The Humours Of Westport reel

Also known as Col McBain, The Humors Of Westport, The Milestone At The Garden.

There are 53 recordings of a tune by this name.

A tune by this name has been recorded together with The Clogger’s Quilt (lots of times), Bog An Lochan (a few times), The Bucks Of Oranmore (a few times), The Glass Of Beer (a few times) and The Green Mountain (a few times).

The Humours Of Westport has been added to 3 tune sets.

The Humours Of Westport has been added to 257 tunebooks.

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Five settings

X: 1
T: The Humours Of Westport
R: reel
M: 4/4
L: 1/8
K: Fmaj
|f2 fe fcAc|f2 fe fage|f2 fe fcAc|BAGA Bcde|
f2 fe fcAc|f2 fe fagb|afge fcAc|BAGA BdcB|
|AFcF dFcF|AFcF BdcB|AFcF dFcF|BAGA BdcB|
AFcF dFcF|AFcF BdcB|Acfa gefc|BAGA Bcde|
X: 2
T: The Humours Of Westport
R: reel
M: 4/4
L: 1/8
K: Fmaj
||F2 cF dFcF|(3FFF cF BdcA|F2 cF dFcA|BAGA (3BAG cA|
|F2 cF dFcF|(3FFF cF BdcB|Acfa gecA|1 BAGA (3BAG cA:|2 BAGA (3BAG (3cde||
|~f3e fcAc|fAcf (3def ge|effe fcAc|BAGA (3BAG ce|
||~f3e fcAc|fAcf (3def ge|agfe fcAc|BAGA (3BAG ce|
|effe fgef|(3fff ef efge|effe fcAc|BAGA (3BAG cA|
|Ff (3fff FfAf|(3FFF Af [Bf]3 ^g|agfe fcAc|BAGA (3BAG cA||
X: 3
T: The Humours Of Westport
R: reel
M: 4/4
L: 1/8
K: Fmaj
|AFcF dFcF|AFcF BdcB|AFcF dFcF|BAGA BdcB|
AFcF dFcF|AFcF BdcB|Acfa gefc|BAGA Bcde||
|f2 fe fcAc|f2 cf efge|f2 fe fcAc|BAGA Bcde|
f2 fe fcAc|f2 cf efg2|afge fcAc|BAGA BdcB||
X: 4
T: The Humours Of Westport
R: reel
M: 4/4
L: 1/8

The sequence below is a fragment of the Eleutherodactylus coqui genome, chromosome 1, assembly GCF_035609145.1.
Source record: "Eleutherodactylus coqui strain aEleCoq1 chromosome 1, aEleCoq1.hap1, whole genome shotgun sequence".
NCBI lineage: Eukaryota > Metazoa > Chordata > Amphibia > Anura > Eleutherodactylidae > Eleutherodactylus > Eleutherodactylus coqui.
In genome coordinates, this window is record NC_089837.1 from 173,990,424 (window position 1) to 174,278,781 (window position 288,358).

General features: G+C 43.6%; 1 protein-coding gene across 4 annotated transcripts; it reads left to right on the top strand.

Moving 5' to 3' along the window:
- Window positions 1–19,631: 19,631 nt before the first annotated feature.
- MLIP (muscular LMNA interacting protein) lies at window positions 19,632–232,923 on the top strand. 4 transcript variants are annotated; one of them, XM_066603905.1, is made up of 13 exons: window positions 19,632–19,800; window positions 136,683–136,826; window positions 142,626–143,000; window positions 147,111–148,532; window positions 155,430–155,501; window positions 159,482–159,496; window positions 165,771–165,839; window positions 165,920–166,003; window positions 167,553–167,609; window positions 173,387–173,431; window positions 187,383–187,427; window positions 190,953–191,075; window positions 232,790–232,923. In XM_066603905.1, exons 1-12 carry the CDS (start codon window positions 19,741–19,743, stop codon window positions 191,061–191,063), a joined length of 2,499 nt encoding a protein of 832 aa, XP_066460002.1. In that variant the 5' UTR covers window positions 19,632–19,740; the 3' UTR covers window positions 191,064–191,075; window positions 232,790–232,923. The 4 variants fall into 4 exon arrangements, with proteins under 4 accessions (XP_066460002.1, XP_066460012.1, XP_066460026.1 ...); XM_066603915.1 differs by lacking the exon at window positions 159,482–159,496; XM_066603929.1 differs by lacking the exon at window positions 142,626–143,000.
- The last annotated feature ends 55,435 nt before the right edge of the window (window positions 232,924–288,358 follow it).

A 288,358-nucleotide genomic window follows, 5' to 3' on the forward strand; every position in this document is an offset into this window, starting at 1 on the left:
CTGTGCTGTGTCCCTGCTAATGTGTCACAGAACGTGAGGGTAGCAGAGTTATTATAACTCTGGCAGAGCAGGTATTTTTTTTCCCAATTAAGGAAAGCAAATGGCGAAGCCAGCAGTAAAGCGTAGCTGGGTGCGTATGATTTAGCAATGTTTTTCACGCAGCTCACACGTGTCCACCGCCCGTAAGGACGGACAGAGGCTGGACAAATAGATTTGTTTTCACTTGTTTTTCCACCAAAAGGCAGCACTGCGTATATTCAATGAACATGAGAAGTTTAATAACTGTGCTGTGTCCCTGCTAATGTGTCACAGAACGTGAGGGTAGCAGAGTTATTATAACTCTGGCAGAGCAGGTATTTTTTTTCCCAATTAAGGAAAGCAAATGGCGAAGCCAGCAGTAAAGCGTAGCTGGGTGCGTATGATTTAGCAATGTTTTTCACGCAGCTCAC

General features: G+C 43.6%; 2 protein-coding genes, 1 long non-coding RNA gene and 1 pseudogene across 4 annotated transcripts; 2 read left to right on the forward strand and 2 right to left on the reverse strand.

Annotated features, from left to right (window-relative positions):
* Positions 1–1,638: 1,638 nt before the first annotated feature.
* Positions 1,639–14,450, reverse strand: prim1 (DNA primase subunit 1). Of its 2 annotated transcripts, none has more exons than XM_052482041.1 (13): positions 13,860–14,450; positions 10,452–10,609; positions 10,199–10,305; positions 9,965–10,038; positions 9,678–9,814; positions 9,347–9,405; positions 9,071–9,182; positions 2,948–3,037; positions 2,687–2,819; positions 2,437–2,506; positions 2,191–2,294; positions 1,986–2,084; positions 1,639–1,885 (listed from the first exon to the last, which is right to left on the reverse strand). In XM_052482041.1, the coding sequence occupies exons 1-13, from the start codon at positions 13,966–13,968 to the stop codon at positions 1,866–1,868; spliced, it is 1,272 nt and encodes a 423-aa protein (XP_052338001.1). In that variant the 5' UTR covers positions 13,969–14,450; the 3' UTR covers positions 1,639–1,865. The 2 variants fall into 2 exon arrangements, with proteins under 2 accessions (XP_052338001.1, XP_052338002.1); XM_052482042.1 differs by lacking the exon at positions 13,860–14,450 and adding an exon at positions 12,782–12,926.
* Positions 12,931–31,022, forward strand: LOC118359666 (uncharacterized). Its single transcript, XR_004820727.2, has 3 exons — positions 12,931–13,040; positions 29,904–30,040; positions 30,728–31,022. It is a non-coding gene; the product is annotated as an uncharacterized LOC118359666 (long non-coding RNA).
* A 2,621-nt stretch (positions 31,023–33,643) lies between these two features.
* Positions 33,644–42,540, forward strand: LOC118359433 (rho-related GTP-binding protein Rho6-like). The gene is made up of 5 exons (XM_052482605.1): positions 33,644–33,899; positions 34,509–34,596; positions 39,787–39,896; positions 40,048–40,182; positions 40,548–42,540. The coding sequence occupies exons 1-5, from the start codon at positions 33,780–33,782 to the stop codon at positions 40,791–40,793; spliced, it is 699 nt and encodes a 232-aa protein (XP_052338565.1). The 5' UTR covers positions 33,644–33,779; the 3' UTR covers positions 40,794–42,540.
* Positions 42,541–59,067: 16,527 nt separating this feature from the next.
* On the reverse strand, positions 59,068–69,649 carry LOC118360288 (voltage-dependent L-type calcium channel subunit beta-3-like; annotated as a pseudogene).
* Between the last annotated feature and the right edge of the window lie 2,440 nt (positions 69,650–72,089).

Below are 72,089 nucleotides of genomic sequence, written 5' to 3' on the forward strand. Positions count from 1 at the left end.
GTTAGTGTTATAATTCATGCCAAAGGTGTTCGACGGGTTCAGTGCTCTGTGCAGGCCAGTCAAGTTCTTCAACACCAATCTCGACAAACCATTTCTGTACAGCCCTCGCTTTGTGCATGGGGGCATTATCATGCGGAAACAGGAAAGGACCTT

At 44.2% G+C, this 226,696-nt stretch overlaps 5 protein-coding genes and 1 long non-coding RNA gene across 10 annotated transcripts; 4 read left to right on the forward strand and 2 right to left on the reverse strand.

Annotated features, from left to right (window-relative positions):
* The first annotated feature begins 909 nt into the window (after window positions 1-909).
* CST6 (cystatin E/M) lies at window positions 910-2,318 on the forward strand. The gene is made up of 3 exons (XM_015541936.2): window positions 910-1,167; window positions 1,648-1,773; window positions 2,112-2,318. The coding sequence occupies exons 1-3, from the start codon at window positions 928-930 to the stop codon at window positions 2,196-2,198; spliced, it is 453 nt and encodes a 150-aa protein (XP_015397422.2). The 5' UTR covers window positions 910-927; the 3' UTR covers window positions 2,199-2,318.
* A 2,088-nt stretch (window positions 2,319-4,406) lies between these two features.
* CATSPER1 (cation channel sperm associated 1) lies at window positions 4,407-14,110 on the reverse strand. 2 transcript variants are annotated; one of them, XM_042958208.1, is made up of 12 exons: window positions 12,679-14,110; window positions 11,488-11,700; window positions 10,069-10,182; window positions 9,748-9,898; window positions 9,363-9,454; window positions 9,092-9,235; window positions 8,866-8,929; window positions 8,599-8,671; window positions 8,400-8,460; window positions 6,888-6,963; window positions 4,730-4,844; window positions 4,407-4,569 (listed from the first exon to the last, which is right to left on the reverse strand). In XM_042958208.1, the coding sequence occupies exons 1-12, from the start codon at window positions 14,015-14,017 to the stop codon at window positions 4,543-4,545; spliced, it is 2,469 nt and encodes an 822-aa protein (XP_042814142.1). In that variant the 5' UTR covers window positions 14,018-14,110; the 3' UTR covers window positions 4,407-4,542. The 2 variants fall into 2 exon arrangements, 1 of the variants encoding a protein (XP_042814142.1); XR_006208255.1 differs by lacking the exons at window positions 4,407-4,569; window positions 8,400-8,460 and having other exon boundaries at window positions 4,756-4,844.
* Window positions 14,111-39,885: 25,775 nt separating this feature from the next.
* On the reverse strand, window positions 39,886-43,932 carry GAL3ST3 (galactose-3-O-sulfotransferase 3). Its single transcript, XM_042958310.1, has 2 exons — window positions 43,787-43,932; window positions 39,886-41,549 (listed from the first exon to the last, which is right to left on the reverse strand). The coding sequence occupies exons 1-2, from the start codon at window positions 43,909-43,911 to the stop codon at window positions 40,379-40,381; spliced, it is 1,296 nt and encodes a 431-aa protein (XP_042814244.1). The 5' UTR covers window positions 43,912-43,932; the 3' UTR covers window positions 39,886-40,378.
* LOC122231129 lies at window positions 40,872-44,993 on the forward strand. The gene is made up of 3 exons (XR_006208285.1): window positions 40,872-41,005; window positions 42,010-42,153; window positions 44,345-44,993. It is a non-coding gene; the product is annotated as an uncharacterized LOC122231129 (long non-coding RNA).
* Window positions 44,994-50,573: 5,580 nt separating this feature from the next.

K: Gmaj
BGdG eGdG|BGdG cedc|BGdG eGdG|cBAB cedc|
BGdG eGdG|BGdG cedc|Bdgb afgd|cBAB cdef||
|g2 gf gdBd|g2 dg fgaf|g2 gf gdBd|cBAB cdef|
g2 gf gdBd|g2 dg fga2|bgaf gdBd|cBAB cedc||
X: 5
T: The Humours Of Westport
R: reel
M: 4/4
L: 1/8
K: Dmaj
K:D
|:d2dc dAFA|d2d2cdec|d2dc dAFA|GFEF GABc|
d2dc dAFA|d2d2cdeg| fdec dBAF|1 GFEF GABc:|2 GFEF GBAG||
|:F/E/D AD BDAD|FDAF GBAG|F/E/D AD BDAF|GFEF GBAG|
F/E/D AD BDAD|FDAF GBAG|FAdf ecAF|1 GFEF GBAG:|2 GFEF GABc||

Seventeen comments

Now here’s something you don’t see every day: a reel in the key of F and a fine reel it is.

If you’re really uncomfortable with playing this tune in F you could transpose it up to G, but then you’re going to have to stretch as far as the high C note.

The F note that opens the tune and recurs in the first part can be played as a roll or as triplet (FGF or FAF).

Hooray for Brother Steve, who identified this tune in a set by the Bradley Bros. for me. Liam and Anthony play this set as follows:

Beare Island Reel (2x)
Humors of Westport (2x, B first, then A)
Seany Dorris (3x)
Humors of Westport (1 B and 1 A)

A really mighty set, and a helluva lot of fun to play (and to dance to!).

Their setting of this tune is very similar to Jeremy’s, as in:

||F2 cF dFcF|(3FFF cF BdcA|F2 cF dFcA|BAGA (3BAG cA|
|F2 cF dFcF|(3FFF cF BdcB|Acfa gecA|1 BAGA (3BAG cA:|2 BAGA (3BAG (3cde||
|~f3e fcAc|fAcf (3def ge|effe fcAc|BAGA (3BAG ce|
||~f3e fcAc|fAcf (3def ge|agfe fcAc|BAGA (3BAG ce|
|effe fgef|(3fff ef efge|effe fcAc|BAGA (3BAG cA|
|Ff (3fff FfAf|(3FFF Af [Bf]3 ^g|agfe fcAc|BAGA (3BAG cA||